(CNN)Medics who treated the 12 boys and their soccer coach rescued from a cave in Thailand last year credit the drug ketamine with playing a key role in the daring and dangerous mission to extract them.
According to details of the rescue released in a medical journal Thursday, the boys were given unspecified doses of ketamine, also known as party drug Special K, by the rescue divers as they were taken out of Tham Luang cave.
Reports at the time had suggested that the children, who had been trapped for two weeks, were sedated during the operation, but officials gave few details.
“We had to use the means that could keep the children not to be panicky while we were carrying them out,” Thai Navy SEAL commander Rear Adm. Arpakorn Yookongkaew told CNN shortly after the rescue. “Most importantly, they are alive and safe.”
In a joint letter to the New England Journal of Medicine, three Thai medics and an Australian anesthetist who was involved in the rescue said the boys also wore full-face masks supplying oxygen and poorly fitting wetsuits.
They detailed the care the boys received in a field hospital immediately after they left the cave, giving a sense of the perilous nature of the rescue mission.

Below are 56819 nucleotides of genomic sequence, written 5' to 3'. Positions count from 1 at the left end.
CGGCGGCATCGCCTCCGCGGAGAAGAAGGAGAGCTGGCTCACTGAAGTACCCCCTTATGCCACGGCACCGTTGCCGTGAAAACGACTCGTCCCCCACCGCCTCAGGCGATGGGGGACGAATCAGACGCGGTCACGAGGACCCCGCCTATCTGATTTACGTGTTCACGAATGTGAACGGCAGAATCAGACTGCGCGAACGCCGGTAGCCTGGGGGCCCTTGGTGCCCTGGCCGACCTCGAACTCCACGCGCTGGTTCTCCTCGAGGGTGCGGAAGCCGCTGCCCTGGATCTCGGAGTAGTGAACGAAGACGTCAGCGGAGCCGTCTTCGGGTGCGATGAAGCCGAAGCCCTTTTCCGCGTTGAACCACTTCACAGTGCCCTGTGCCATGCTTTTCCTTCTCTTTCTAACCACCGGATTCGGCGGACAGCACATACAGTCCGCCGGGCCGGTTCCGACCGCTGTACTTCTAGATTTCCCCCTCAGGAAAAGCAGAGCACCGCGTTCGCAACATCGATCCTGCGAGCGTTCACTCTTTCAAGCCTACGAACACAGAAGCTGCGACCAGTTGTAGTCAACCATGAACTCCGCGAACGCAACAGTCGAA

The first four boys were given sunglasses to protect their eyes because they had not been exposed to the sun for more than two weeks, and their heads and necks immobilized in case of spinal injury during the journey through the narrow channels in the cave. Finally, the patients were wrapped in blankets to ward off hypothermia.
The letter said the second boy to leave the cave had a body temperature of 35 degrees Celsius (95 Fahrenheit) when he came out and developed hypothermia on his way to the hospital. Hypothermia can cause damage to vital organs, including the heart and kidneys, and the nervous system.
The medics said ketamine was a good choice to give to the boys, given the risk of hypothermia, as ketamine impairs shivering and is associated with smaller drops in core body temperature.
By Katie Hunt, CNN